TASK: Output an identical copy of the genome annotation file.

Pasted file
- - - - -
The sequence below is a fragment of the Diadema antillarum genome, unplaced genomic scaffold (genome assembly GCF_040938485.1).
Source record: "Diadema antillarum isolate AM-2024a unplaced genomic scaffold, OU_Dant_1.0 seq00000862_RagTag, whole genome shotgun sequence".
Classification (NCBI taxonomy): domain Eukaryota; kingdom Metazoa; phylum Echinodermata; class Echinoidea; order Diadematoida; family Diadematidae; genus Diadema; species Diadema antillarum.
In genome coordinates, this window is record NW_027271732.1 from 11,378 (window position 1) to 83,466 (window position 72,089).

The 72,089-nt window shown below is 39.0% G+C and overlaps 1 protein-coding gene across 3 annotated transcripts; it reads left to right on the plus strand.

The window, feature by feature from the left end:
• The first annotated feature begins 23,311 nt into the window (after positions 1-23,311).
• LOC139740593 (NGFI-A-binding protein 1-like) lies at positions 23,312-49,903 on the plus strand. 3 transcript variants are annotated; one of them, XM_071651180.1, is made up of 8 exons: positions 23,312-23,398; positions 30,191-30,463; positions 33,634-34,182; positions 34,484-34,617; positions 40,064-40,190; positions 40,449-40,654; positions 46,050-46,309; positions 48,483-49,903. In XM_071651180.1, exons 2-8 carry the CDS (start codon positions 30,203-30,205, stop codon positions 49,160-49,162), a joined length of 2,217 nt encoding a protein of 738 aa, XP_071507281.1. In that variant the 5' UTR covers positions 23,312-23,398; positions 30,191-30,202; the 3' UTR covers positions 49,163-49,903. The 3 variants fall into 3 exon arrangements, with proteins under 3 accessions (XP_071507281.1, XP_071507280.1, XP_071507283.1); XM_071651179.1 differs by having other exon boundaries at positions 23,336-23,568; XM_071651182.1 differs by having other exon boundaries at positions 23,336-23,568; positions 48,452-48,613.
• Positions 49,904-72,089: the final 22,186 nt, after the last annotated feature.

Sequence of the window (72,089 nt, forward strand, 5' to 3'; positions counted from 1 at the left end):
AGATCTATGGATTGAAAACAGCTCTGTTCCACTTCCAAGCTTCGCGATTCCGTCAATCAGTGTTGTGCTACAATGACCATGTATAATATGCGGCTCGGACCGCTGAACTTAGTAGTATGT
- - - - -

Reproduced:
The sequence below is a fragment of the Diadema antillarum genome, unplaced genomic scaffold (genome assembly GCF_040938485.1).
Source record: "Diadema antillarum isolate AM-2024a unplaced genomic scaffold, OU_Dant_1.0 seq00000862_RagTag, whole genome shotgun sequence".
Classification (NCBI taxonomy): domain Eukaryota; kingdom Metazoa; phylum Echinodermata; class Echinoidea; order Diadematoida; family Diadematidae; genus Diadema; species Diadema antillarum.
In genome coordinates, this window is record NW_027271732.1 from 11,378 (window position 1) to 83,466 (window position 72,089).

The 72,089-nt window shown below is 39.0% G+C and overlaps 1 protein-coding gene across 3 annotated transcripts; it reads left to right on the plus strand.

The window, feature by feature from the left end:
• The first annotated feature begins 23,311 nt into the window (after positions 1-23,311).
• LOC139740593 (NGFI-A-binding protein 1-like) lies at positions 23,312-49,903 on the plus strand. 3 transcript variants are annotated; one of them, XM_071651180.1, is made up of 8 exons: positions 23,312-23,398; positions 30,191-30,463; positions 33,634-34,182; positions 34,484-34,617; positions 40,064-40,190; positions 40,449-40,654; positions 46,050-46,309; positions 48,483-49,903. In XM_071651180.1, exons 2-8 carry the CDS (start codon positions 30,203-30,205, stop codon positions 49,160-49,162), a joined length of 2,217 nt encoding a protein of 738 aa, XP_071507281.1. In that variant the 5' UTR covers positions 23,312-23,398; positions 30,191-30,202; the 3' UTR covers positions 49,163-49,903. The 3 variants fall into 3 exon arrangements, with proteins under 3 accessions (XP_071507281.1, XP_071507280.1, XP_071507283.1); XM_071651179.1 differs by having other exon boundaries at positions 23,336-23,568; XM_071651182.1 differs by having other exon boundaries at positions 23,336-23,568; positions 48,452-48,613.
• Positions 49,904-72,089: the final 22,186 nt, after the last annotated feature.

Sequence of the window (72,089 nt, forward strand, 5' to 3'; positions counted from 1 at the left end):
AGATCTATGGATTGAAAACAGCTCTGTTCCACTTCCAAGCTTCGCGATTCCGTCAATCAGTGTTGTGCTACAATGACCATGTATAATATGCGGCTCGGACCGCTGAACTTAGTAGTATGT